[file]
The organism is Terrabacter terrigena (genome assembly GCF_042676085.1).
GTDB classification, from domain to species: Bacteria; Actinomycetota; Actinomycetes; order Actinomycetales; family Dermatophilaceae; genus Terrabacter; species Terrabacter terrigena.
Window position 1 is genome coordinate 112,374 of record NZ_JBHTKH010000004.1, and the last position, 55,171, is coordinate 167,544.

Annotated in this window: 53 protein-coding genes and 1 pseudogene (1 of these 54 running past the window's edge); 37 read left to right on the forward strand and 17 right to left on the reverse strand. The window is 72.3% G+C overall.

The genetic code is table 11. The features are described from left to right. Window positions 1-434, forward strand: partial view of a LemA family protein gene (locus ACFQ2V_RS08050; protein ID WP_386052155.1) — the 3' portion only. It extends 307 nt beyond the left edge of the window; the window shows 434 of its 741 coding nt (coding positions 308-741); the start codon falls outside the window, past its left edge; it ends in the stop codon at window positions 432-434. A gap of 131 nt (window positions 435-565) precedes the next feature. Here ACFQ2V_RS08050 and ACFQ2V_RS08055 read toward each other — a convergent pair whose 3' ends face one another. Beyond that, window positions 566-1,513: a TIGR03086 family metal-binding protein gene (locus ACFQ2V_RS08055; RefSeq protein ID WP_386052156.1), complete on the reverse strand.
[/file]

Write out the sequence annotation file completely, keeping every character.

The organism is Terrabacter terrigena (genome assembly GCF_042676085.1).
GTDB classification, from domain to species: Bacteria; Actinomycetota; Actinomycetes; order Actinomycetales; family Dermatophilaceae; genus Terrabacter; species Terrabacter terrigena.
Window position 1 is genome coordinate 112,374 of record NZ_JBHTKH010000004.1, and the last position, 55,171, is coordinate 167,544.

Annotated in this window: 53 protein-coding genes and 1 pseudogene (1 of these 54 running past the window's edge); 37 read left to right on the forward strand and 17 right to left on the reverse strand. The window is 72.3% G+C overall.

The genetic code is table 11. The features are described from left to right. Window positions 1-434, forward strand: partial view of a LemA family protein gene (locus ACFQ2V_RS08050; protein ID WP_386052155.1) — the 3' portion only. It extends 307 nt beyond the left edge of the window; the window shows 434 of its 741 coding nt (coding positions 308-741); the start codon falls outside the window, past its left edge; it ends in the stop codon at window positions 432-434. A gap of 131 nt (window positions 435-565) precedes the next feature. Here ACFQ2V_RS08050 and ACFQ2V_RS08055 read toward each other — a convergent pair whose 3' ends face one another. Beyond that, window positions 566-1,513: a TIGR03086 family metal-binding protein gene (locus ACFQ2V_RS08055; RefSeq protein ID WP_386052156.1), complete on the reverse strand.